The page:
After-tax income in Limerick rose by 14pc between 2005 and 2015, according to the CSO. This is a huge figure given the collapse in incomes experienced across the country during the crash and the extent of extra tax increases over the past decade. A few years back, after a wonderful Saturday morning spent in Limerick's Milk Market, this column made the unfashionable case for Limerick.
You wonder what went through the local's mind? Could he have imagined the calamity that was soon to befall his people and most of the peoples of Africa? Once the Portuguese had opened up the passage to India via the Atlantic, the old Silk Roads, the commercial superhighways of the medieval ages from China to Istanbul, were gradually downgraded in global commerce. Economically, the Earth shifted on its axis from Asia to the Atlantic. This was the great disruption.
Now it might be helpful to remind ourselves that central bankers believe in the Phillips Curve. The Phillips Curve is the traditional relationship between inflation and unemployment. Every religion has a creed – a set of core beliefs. For central bankers, the creed is the Phillips Curve. The mantra goes like this: as unemployment falls, more and more firms want to employ more and more workers, but there are fewer and fewer workers available. So wages rise.
Muck Rack makes it simple to find people, tweets, or articles that mention any name, keyword, company, hashtag etc. We've compiled this guide to help you make the most of your search.
Selecting a term
Start searching tweets, articles from media outlets, articles mentioned in tweets, journalists'
names, titles and bios with some suggested searches:
Companies or Topics (e.g. iPhone, Microsoft)
Phrases (e.g. "cloud computing") — use quotes to keep the terms together
Twitter handles (e.g. @username) — returns those who have mentioned or replied to
Names (e.g. "David Pogue")
Hashtags (e.g. #sxsw, #london2012)
Bio details (e.g. vegan, Olympics, father)
Muck Rack's Advanced Search allows for many boolean operators.
Find results that mention multiple specified terms, use AND or
+. For example, ensure each result contains both Elon Musk and Mark Zuckerberg by
searching Obama AND Romney or Obama + Romney.
Use the operators OR or , to broaden your search when you'd like either of
multiple terms to appear in results. (This is the default behavior of our search when no operators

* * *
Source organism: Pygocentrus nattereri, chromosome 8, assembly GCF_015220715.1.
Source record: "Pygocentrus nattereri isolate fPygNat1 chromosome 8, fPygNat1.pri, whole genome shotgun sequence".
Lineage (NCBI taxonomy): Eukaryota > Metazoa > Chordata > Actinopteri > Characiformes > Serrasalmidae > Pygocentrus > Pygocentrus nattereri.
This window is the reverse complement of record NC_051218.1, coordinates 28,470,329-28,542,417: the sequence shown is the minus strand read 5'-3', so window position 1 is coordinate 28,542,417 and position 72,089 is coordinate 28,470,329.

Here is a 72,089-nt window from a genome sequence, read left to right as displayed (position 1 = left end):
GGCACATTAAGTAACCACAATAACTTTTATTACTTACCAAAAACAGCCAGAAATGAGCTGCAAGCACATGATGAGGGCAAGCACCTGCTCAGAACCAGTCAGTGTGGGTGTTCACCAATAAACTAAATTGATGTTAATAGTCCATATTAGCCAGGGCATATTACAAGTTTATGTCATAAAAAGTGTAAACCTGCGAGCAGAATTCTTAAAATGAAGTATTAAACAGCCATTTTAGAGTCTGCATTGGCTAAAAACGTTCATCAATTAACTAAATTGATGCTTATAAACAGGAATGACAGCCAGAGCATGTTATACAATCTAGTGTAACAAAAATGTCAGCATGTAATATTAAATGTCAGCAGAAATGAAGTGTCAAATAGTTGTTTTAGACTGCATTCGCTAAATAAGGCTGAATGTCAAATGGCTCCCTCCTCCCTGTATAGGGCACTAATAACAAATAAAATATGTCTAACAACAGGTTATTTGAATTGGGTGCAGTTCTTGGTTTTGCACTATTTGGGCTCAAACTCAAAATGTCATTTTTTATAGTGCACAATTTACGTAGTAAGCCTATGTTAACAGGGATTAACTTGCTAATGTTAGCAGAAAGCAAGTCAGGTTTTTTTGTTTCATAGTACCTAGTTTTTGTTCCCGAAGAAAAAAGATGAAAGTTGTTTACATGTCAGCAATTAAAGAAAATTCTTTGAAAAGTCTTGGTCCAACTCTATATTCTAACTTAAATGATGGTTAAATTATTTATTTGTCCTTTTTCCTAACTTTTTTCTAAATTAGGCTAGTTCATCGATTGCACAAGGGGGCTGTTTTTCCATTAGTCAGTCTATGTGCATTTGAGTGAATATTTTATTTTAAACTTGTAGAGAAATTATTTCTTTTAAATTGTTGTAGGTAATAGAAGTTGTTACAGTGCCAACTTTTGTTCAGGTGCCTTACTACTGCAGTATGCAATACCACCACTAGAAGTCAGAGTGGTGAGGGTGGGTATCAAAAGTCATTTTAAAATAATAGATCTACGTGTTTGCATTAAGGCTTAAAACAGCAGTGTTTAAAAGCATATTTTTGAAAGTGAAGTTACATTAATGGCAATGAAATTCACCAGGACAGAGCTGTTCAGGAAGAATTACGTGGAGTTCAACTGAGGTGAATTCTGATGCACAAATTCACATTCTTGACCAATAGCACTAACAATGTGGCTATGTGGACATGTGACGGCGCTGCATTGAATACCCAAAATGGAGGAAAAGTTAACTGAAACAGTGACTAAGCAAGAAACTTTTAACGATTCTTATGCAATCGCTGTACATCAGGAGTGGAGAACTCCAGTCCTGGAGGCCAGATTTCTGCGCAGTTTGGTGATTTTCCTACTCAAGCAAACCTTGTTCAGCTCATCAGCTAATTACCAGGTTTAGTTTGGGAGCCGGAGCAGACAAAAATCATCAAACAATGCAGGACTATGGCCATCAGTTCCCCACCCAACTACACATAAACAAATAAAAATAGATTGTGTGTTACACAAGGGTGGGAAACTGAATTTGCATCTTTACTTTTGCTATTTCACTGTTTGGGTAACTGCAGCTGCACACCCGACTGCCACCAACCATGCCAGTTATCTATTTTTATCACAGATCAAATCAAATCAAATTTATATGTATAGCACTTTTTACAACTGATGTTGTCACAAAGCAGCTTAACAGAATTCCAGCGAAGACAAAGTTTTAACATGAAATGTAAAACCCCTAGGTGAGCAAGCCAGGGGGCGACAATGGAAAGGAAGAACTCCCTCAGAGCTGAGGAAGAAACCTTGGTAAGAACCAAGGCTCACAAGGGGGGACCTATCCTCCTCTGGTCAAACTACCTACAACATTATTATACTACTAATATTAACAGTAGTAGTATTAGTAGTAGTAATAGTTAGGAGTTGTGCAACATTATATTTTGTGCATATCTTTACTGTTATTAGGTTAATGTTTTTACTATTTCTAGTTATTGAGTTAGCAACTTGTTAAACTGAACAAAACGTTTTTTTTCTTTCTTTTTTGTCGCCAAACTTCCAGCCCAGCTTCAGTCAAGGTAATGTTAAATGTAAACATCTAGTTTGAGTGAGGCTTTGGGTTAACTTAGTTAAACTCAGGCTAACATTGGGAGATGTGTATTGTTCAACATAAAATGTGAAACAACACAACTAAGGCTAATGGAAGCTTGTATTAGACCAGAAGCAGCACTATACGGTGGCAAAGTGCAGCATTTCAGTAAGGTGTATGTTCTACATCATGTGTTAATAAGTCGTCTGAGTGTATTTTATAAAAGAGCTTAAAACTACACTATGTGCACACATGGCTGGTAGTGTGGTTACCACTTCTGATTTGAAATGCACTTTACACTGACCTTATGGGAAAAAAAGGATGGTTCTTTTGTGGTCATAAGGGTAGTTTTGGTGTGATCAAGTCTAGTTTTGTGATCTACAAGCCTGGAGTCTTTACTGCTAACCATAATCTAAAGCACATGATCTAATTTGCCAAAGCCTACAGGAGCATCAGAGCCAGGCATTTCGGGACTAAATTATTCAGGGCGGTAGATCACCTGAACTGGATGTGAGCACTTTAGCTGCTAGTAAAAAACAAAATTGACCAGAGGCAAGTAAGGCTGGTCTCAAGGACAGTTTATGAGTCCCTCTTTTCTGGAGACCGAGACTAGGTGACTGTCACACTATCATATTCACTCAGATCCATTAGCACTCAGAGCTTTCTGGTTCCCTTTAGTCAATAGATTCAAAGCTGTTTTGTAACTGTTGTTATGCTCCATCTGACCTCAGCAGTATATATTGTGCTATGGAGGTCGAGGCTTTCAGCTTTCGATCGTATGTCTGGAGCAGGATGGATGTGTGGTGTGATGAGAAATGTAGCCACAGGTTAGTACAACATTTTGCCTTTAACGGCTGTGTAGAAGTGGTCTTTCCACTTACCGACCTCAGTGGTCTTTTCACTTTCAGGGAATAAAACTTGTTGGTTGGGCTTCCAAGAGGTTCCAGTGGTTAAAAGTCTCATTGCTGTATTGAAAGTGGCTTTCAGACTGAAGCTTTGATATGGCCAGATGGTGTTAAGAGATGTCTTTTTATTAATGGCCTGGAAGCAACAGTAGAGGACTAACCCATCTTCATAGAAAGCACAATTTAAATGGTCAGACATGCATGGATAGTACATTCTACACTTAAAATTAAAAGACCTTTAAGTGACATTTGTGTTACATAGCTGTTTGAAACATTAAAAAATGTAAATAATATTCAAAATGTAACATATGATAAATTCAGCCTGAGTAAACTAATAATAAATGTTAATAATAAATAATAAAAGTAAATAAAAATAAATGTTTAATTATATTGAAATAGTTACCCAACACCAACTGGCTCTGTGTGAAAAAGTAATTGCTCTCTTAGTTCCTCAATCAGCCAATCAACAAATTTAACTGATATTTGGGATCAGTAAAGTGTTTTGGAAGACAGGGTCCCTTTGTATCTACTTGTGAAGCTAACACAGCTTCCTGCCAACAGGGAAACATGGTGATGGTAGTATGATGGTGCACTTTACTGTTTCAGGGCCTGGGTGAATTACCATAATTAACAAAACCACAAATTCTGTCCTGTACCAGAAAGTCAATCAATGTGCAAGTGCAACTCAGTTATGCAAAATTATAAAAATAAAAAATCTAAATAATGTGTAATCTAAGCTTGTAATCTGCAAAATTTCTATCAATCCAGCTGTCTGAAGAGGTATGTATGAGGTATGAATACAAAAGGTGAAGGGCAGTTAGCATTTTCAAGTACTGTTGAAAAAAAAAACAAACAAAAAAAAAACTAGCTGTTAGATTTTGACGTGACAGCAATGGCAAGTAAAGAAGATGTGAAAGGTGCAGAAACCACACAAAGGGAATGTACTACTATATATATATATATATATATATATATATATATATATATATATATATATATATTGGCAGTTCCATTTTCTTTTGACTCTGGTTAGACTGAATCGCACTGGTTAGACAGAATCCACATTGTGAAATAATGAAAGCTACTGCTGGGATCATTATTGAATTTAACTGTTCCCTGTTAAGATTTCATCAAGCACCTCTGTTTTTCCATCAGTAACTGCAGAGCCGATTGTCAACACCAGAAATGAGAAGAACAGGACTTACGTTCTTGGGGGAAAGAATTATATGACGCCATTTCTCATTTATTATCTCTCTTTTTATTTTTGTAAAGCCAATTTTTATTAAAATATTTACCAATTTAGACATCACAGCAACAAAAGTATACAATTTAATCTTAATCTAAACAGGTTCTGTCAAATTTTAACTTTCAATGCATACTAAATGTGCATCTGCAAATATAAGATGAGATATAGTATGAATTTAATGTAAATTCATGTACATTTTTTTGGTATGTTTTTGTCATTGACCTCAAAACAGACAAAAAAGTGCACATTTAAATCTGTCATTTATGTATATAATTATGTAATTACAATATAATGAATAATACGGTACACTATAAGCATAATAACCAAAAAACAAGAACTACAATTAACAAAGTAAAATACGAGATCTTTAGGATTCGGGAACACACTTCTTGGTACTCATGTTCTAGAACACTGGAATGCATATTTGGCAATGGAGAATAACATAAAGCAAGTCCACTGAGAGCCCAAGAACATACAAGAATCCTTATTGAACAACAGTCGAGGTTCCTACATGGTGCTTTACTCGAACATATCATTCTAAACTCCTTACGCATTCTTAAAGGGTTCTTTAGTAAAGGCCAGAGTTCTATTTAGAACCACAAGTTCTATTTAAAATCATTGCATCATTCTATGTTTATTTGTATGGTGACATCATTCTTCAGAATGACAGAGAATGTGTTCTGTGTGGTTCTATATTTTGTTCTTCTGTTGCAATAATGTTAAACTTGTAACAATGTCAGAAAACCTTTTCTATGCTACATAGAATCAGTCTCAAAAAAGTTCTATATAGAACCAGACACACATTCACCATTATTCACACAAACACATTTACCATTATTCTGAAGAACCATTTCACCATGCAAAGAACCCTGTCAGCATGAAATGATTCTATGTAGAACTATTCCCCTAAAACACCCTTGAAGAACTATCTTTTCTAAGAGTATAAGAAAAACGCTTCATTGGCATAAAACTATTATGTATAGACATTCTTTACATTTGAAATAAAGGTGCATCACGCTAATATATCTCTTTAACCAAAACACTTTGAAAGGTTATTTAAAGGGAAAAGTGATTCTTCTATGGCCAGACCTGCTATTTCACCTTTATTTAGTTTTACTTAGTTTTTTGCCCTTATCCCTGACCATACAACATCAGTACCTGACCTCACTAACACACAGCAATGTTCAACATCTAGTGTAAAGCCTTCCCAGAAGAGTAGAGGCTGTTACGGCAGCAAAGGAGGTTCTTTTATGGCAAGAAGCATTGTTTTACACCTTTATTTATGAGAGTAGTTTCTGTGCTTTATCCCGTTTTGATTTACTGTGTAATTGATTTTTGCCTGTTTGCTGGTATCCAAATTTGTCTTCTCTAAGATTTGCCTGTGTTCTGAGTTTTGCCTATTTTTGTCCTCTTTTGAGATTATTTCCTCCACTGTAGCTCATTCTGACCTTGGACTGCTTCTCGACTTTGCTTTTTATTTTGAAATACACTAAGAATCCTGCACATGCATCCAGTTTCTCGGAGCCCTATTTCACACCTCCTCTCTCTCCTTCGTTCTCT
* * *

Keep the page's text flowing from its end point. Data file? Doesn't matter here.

are used.) For example, search for democrat OR republican to find results that refer to
Democrats and/or Republicans.
Use NOT or - to subtract results from your search. For
example, searching Disney will yield results about the Walt Disney Company as well as Walt Disney
World Resort. To exclude mentions of Disney World, search for Disney -World or Disney
When using one of these operators with a phrase, enclose it in quotation marks. For example, you can
find results about smartphones excluding Apple's iPhone 4S by searching smartphone -"iPhone
Exact case matching or punctuation
If you're searching for a brand name or keyword that relies on specific punctuation marks or capitalization, you can
find results that match your exact query by adding matchcase: before the keyword you're searching for, like matchcase:E*TRADE .
Use parentheses to separate multiple
boolean phrases. For example, to find journalists talking about having fun in Disney World or
Disneyland, search for ("disney world" OR disneyland) AND fun.
An asterisk can be used to search for any variation of a root word truncated by the asterisk. For example, searching for admin* will return results for administrator, administration, administer, administered, etc.
A near operator is an AND operator where you can control the distance between the words. You can vary the distance the near operation uses by adding a forward slash and number (between 0-99) such as strawberries NEAR/10 "whipped cream", which means the strawberries must exist within 10 words of "whipped cream".